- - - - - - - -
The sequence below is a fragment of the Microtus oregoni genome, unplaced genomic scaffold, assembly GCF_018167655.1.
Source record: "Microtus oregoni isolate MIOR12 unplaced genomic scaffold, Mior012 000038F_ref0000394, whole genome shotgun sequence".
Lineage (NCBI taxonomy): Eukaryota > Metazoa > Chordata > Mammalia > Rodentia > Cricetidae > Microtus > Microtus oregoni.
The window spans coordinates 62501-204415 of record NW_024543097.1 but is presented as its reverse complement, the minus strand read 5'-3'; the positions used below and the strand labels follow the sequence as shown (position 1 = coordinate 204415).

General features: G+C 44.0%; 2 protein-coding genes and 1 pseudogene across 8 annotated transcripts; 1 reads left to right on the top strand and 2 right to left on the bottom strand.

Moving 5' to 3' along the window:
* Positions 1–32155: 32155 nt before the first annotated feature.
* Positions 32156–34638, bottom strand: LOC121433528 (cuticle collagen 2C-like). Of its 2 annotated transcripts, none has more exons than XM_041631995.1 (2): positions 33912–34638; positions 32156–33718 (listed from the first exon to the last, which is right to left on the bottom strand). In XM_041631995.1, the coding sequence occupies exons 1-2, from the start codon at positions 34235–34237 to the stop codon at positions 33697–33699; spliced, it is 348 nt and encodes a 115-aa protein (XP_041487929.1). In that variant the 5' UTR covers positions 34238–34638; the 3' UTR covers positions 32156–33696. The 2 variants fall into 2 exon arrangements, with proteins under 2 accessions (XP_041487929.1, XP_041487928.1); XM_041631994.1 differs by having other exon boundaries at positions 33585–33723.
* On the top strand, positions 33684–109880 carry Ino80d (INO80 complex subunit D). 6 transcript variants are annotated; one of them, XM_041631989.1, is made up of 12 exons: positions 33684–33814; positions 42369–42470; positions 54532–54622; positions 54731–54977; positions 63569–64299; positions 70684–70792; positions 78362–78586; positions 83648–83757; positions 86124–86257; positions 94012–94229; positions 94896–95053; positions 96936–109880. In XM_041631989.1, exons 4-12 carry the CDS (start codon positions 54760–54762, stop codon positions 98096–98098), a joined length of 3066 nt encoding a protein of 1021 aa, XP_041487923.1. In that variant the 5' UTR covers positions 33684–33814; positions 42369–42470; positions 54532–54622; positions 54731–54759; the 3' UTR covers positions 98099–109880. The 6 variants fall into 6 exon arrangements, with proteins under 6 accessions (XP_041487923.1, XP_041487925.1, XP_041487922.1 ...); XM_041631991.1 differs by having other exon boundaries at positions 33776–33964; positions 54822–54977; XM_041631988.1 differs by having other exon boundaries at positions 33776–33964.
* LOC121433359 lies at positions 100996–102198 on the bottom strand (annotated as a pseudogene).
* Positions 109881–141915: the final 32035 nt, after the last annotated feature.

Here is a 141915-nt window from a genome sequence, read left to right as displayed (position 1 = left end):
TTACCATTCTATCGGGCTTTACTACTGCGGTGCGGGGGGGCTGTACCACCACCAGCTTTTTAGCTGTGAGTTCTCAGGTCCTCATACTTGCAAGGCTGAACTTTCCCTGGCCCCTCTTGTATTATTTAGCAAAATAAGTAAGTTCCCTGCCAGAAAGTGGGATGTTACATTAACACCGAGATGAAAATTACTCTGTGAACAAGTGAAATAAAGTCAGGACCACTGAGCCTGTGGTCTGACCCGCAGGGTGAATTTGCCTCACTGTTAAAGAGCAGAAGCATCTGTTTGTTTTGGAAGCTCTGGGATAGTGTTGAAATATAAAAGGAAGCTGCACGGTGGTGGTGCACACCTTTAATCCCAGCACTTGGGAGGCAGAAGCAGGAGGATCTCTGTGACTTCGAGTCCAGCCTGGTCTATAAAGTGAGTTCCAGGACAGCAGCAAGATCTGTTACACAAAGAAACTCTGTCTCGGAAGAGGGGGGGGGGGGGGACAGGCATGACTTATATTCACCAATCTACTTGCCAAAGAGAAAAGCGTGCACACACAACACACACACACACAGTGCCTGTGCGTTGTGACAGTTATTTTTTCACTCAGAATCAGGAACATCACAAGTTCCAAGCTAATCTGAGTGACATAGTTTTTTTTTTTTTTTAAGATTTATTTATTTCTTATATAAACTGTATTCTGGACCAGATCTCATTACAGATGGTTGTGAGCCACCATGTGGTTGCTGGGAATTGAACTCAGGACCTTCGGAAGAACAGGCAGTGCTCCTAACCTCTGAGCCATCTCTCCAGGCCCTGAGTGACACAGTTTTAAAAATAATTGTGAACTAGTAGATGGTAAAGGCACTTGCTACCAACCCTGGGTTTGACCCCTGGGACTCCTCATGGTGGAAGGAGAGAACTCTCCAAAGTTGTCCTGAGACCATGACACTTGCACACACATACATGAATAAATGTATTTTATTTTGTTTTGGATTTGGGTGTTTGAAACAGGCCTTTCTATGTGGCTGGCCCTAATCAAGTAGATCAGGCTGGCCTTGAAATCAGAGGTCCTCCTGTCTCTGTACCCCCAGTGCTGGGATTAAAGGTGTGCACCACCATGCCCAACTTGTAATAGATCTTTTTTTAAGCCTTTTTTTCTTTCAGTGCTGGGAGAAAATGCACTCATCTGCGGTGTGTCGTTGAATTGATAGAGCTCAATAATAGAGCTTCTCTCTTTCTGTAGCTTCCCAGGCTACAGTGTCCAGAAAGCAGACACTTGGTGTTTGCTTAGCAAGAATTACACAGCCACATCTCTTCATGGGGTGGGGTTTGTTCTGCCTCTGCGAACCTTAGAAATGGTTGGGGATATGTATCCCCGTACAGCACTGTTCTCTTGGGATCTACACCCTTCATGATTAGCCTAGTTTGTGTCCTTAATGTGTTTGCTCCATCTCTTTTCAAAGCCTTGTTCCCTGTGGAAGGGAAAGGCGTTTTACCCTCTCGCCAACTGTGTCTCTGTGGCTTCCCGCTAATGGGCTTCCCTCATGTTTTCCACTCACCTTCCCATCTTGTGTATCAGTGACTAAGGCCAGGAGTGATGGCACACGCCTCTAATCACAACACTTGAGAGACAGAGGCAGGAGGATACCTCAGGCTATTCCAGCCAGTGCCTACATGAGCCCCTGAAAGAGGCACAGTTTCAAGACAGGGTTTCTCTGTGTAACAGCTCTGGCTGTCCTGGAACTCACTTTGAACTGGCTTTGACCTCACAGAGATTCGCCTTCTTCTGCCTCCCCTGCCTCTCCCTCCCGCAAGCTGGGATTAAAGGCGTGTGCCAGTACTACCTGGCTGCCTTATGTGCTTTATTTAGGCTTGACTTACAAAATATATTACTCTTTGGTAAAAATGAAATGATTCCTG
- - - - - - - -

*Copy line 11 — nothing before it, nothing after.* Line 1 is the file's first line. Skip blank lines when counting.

* Positions 109881–141915: the final 32035 nt, after the last annotated feature.